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Second Circuit Clarifies Standing Inquiry in Data Breach Actions

May 4, 2021 Download PDF

On April 26, 2021, the Second Circuit Court of Appeals in McMorris v. Carlos Lopez & Associates, LLC[1] affirmed the dismissal of a putative class action arising from a data breach for lack of Article III standing. In the McMorris case, employees of defendant Carlos Lopez & Associates, LLC (“CLA”) alleged that their personally identifiable information (“PII”) was compromised when another employee accidentally circulated sensitive information via email within the company. The court held that plaintiffs did not adequately establish Article III standing because the compromised data was the subject of inadvertent disclosure, rather than intentionally targeted theft. But in doing so, the court acknowledged that a risk of future harm, and not just proven actual misuse, can provide sufficient injury-in-fact to establish standing in certain circumstances.  Defendants in data breach cases may benefit from the distinction the Court drew between inadvertent disclosure and data theft, as well as the Court’s rejection of standing based on the time and costs plaintiffs expended seeking to mitigate risks from the breach.  Plaintiffs, on the other hand, will likely rely heavily on the Court’s explicit recognition that Article III standing may be present where plaintiffs show only a future risk of potential misuse.  Depending of course on developments in future cases, the McMorris ruling may prove to be an important decision that clarifies the fault lines of Article III standing in data breach cases.


Data privacy lawsuits have presented novel challenges to courts seeking to apply traditional concepts of Article III standing—particularly the requirement that plaintiffs show they have suffered, or will imminently suffer, a cognizable injury. Courts and commentators have identified a split between the decisions of the Courts of Appeals, with some circuits requiring a plaintiff to show that a malicious actor (i.e., a hacker) has obtained and misused the plaintiff’s data, and other circuits requiring only that the plaintiff show that the circumstances of the data breach give rise to a substantial likelihood of future misuse.[2]

The circumstances of this case speak directly to the fault line in data breach standing cases between cases involving targeted, malicious hacks and misuse and those cases involving inadvertent loss of data.  The suit arose when an employee of CLA, a provider of mental health services to veterans, accidently forwarded a spreadsheet containing PII of approximately 130 current and former CLA employees to approximately 65 current CLA employees.[3]  The forwarded PII included social security numbers, home addresses, dates of birth, telephone numbers, educational degrees, and dates of hire.[4]  Three CLA employees brought a putative class action in the Southern District of New York alleging various state law tort and consumer protection claims. CLA moved to dismiss.

Before briefing on the motion to dismiss was complete, the parties reached a settlement.  Nevertheless, Judge Jesse Furman rejected the settlement at the fairness hearing and dismissed the case, raising sua sponte the issue of whether the district court had subject-matter jurisdiction over the claims, and whether plaintiffs had adequately established Article III standing. Judge Furman found that the plaintiffs had failed to establish standing.  In his decision, he noted that data breach cases in which courts ordinarily find standing “have a common denominator. In each of them, the plaintiffs’ data actually had been [targeted and taken] by one or more unauthorized third parties”—a fact the court found not present in the case at hand.[5]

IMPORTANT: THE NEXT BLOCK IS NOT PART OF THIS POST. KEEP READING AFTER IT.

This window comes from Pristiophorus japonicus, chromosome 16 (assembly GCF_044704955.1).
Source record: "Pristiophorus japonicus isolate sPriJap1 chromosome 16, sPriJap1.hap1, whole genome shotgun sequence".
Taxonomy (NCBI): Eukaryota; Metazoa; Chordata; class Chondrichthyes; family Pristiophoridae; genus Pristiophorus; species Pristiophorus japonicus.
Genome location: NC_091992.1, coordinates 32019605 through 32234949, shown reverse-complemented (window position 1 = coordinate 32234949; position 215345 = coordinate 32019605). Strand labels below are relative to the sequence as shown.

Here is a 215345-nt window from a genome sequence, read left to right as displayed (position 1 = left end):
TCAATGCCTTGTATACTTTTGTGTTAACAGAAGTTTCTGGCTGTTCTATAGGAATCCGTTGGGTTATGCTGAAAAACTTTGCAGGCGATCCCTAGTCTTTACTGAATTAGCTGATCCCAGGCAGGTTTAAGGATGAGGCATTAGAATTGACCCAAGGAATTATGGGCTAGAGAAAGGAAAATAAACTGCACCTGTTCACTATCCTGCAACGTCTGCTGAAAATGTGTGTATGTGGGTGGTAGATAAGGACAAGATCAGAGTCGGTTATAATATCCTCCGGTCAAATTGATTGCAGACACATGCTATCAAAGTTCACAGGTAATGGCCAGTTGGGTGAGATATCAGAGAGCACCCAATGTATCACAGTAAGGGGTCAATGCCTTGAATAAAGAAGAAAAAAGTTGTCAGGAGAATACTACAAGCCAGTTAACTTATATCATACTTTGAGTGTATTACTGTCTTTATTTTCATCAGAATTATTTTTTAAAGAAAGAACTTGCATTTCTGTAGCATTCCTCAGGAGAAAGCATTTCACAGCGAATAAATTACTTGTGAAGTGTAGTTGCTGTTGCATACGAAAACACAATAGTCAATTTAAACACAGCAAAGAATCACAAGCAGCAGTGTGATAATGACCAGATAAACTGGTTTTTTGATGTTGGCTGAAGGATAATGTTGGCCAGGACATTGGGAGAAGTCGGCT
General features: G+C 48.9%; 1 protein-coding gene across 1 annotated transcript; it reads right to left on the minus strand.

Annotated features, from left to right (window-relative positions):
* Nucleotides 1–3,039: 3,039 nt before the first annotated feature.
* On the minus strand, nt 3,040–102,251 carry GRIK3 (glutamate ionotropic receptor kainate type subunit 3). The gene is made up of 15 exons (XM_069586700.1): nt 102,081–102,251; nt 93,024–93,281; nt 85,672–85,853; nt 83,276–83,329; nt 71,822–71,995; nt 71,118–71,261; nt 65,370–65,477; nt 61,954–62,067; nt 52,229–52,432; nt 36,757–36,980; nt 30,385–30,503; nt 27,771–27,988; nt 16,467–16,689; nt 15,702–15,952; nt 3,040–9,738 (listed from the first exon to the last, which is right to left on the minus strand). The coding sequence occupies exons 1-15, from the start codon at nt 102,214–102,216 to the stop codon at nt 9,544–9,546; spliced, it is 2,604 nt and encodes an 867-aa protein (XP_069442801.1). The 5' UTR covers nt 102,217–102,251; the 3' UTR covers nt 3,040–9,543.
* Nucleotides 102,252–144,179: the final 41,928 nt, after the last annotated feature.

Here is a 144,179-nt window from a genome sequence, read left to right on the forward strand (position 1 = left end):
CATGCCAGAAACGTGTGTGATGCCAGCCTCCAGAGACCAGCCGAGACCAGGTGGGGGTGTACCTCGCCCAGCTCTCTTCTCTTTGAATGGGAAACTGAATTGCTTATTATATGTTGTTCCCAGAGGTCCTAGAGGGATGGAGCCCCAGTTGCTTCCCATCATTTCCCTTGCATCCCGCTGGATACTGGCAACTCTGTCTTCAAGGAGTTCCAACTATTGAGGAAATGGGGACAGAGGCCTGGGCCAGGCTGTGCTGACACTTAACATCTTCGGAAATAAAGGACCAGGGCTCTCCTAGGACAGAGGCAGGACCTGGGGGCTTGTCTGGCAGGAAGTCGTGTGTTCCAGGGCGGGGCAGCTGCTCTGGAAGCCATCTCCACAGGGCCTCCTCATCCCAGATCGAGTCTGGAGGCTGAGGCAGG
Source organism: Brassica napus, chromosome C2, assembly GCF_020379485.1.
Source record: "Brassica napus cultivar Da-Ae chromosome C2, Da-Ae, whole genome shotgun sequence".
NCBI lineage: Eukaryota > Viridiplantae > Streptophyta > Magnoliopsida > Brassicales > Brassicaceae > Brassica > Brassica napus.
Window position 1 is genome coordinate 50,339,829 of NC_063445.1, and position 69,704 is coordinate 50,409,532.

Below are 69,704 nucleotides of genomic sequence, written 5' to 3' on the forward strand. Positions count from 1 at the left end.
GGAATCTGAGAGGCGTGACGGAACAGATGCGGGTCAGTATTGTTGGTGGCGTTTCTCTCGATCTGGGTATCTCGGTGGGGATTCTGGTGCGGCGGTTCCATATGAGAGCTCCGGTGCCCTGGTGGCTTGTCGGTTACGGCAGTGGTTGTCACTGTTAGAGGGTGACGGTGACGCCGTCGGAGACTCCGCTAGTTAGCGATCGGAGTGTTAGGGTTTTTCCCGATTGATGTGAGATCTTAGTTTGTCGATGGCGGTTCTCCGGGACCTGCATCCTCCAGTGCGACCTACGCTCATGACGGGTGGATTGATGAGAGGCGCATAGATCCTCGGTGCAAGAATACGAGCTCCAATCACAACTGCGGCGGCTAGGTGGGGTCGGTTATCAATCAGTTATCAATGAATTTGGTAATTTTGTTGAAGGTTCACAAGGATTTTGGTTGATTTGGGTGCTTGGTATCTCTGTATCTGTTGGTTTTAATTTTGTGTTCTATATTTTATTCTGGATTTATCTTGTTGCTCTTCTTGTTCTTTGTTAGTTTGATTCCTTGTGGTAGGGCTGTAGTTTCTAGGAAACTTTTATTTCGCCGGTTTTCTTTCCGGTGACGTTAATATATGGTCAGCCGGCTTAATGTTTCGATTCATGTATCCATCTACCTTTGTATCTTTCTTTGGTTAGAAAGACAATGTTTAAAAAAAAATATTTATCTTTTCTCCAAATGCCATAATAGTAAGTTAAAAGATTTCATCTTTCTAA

Moreover, the district court rejected plaintiffs’ assertion of cognizable injury resulting from the time and costs expended mitigating potential fallout from the breach, holding this was insufficient for standing purposes because “Plaintiffs cannot manufacture standing merely by inflicting harm on themselves based on their fears of hypothetical future harm that is not certainly impending.”[6]  Plaintiffs appealed to the Second Circuit.

The Second Circuit’s Decision

In a unanimous decision authored by Judge Richard Sullivan, the Second Circuit affirmed the district court’s rejection of the settlement and dismissal of the case.  The court began by endorsing the district court’s analysis of the particular factors to be used to evaluate whether a data breach plaintiff has sufficiently alleged Article III standing based on likelihood of future injury.[7]   These factors include:

  1. Whether the plaintiffs’ data has been exposed as the result of a targeted attempt to obtain that data;
  2. Whether any portion of the dataset has already been misused, even if the plaintiffs themselves have not yet experienced identity theft or fraud; and
  3. Whether the type of data that has been exposed is sensitive such that there is a high risk of identity theft or fraud.[8]

The court clarified that these factors are non-exhaustive, but also emphasized that they appeared to be the salient factors other circuits have considered when evaluating standing in data breach cases.[9] The first factor, whether the data was exposed as a result of a targeted hack, was singled out by the court as the “most important[ ]” determinant in the standing inquiry.[10]

Applying these factors, the court agreed with the lower court that plaintiffs failed to show Article III standing.

  • First, the court highlighted the fact that “Plaintiffs never alleged that their data was intentionally targeted or obtained by a third party outside of” the organization,[11] emphasizing instead, that plaintiffs alleged only that their PII had been inadvertently disclosed in “an unauthorized manner” to approximately 65 current employees. The court characterized the incident as being far from a sophisticated cyber-attack.[12] As a result, the court held that this first factor did not favor standing.